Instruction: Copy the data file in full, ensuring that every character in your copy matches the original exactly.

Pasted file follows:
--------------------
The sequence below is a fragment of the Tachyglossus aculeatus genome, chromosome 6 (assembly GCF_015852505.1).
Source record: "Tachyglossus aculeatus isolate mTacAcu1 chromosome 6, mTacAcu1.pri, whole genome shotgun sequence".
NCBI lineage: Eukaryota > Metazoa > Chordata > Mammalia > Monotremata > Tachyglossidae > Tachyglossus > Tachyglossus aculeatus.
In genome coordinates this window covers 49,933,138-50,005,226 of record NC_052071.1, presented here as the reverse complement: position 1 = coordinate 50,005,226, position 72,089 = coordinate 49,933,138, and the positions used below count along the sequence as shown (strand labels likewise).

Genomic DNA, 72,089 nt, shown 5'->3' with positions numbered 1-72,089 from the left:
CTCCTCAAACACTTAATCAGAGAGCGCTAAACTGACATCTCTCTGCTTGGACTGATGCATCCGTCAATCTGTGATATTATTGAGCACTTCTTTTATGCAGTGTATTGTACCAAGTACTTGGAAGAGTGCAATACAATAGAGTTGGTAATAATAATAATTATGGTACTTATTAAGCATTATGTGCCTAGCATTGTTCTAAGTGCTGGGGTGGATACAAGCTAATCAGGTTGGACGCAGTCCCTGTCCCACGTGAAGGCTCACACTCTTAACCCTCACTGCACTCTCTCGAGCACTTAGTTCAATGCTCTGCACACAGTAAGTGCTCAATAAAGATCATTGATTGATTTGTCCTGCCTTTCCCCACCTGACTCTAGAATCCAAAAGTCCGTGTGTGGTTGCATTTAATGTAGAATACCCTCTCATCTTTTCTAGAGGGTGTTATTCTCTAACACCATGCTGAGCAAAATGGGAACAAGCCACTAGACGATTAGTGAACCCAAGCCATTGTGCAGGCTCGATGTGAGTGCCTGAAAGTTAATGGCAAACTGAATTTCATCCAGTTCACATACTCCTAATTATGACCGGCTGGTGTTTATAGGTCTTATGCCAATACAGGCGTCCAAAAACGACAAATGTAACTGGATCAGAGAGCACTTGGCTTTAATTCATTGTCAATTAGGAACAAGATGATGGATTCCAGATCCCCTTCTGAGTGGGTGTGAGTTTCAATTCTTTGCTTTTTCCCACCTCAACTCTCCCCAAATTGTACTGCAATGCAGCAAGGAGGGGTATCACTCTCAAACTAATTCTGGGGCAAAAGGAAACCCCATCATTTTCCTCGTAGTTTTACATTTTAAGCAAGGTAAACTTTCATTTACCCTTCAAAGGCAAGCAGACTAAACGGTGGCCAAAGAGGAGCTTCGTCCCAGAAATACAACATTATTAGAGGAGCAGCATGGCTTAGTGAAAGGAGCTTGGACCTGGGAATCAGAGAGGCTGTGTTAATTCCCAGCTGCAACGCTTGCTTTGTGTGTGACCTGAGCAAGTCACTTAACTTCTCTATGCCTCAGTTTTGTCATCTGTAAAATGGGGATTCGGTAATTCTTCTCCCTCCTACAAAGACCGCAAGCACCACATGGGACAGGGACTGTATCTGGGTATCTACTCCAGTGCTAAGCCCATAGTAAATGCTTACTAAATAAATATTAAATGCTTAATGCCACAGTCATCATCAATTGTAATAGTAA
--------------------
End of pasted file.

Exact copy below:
The sequence below is a fragment of the Tachyglossus aculeatus genome, chromosome 6 (assembly GCF_015852505.1).
Source record: "Tachyglossus aculeatus isolate mTacAcu1 chromosome 6, mTacAcu1.pri, whole genome shotgun sequence".
NCBI lineage: Eukaryota > Metazoa > Chordata > Mammalia > Monotremata > Tachyglossidae > Tachyglossus > Tachyglossus aculeatus.
In genome coordinates this window covers 49,933,138-50,005,226 of record NC_052071.1, presented here as the reverse complement: position 1 = coordinate 50,005,226, position 72,089 = coordinate 49,933,138, and the positions used below count along the sequence as shown (strand labels likewise).

Genomic DNA, 72,089 nt, shown 5'->3' with positions numbered 1-72,089 from the left:
CTCCTCAAACACTTAATCAGAGAGCGCTAAACTGACATCTCTCTGCTTGGACTGATGCATCCGTCAATCTGTGATATTATTGAGCACTTCTTTTATGCAGTGTATTGTACCAAGTACTTGGAAGAGTGCAATACAATAGAGTTGGTAATAATAATAATTATGGTACTTATTAAGCATTATGTGCCTAGCATTGTTCTAAGTGCTGGGGTGGATACAAGCTAATCAGGTTGGACGCAGTCCCTGTCCCACGTGAAGGCTCACACTCTTAACCCTCACTGCACTCTCTCGAGCACTTAGTTCAATGCTCTGCACACAGTAAGTGCTCAATAAAGATCATTGATTGATTTGTCCTGCCTTTCCCCACCTGACTCTAGAATCCAAAAGTCCGTGTGTGGTTGCATTTAATGTAGAATACCCTCTCATCTTTTCTAGAGGGTGTTATTCTCTAACACCATGCTGAGCAAAATGGGAACAAGCCACTAGACGATTAGTGAACCCAAGCCATTGTGCAGGCTCGATGTGAGTGCCTGAAAGTTAATGGCAAACTGAATTTCATCCAGTTCACATACTCCTAATTATGACCGGCTGGTGTTTATAGGTCTTATGCCAATACAGGCGTCCAAAAACGACAAATGTAACTGGATCAGAGAGCACTTGGCTTTAATTCATTGTCAATTAGGAACAAGATGATGGATTCCAGATCCCCTTCTGAGTGGGTGTGAGTTTCAATTCTTTGCTTTTTCCCACCTCAACTCTCCCCAAATTGTACTGCAATGCAGCAAGGAGGGGTATCACTCTCAAACTAATTCTGGGGCAAAAGGAAACCCCATCATTTTCCTCGTAGTTTTACATTTTAAGCAAGGTAAACTTTCATTTACCCTTCAAAGGCAAGCAGACTAAACGGTGGCCAAAGAGGAGCTTCGTCCCAGAAATACAACATTATTAGAGGAGCAGCATGGCTTAGTGAAAGGAGCTTGGACCTGGGAATCAGAGAGGCTGTGTTAATTCCCAGCTGCAACGCTTGCTTTGTGTGTGACCTGAGCAAGTCACTTAACTTCTCTATGCCTCAGTTTTGTCATCTGTAAAATGGGGATTCGGTAATTCTTCTCCCTCCTACAAAGACCGCAAGCACCACATGGGACAGGGACTGTATCTGGGTATCTACTCCAGTGCTAAGCCCATAGTAAATGCTTACTAAATAAATATTAAATGCTTAATGCCACAGTCATCATCAATTGTAATAGTAA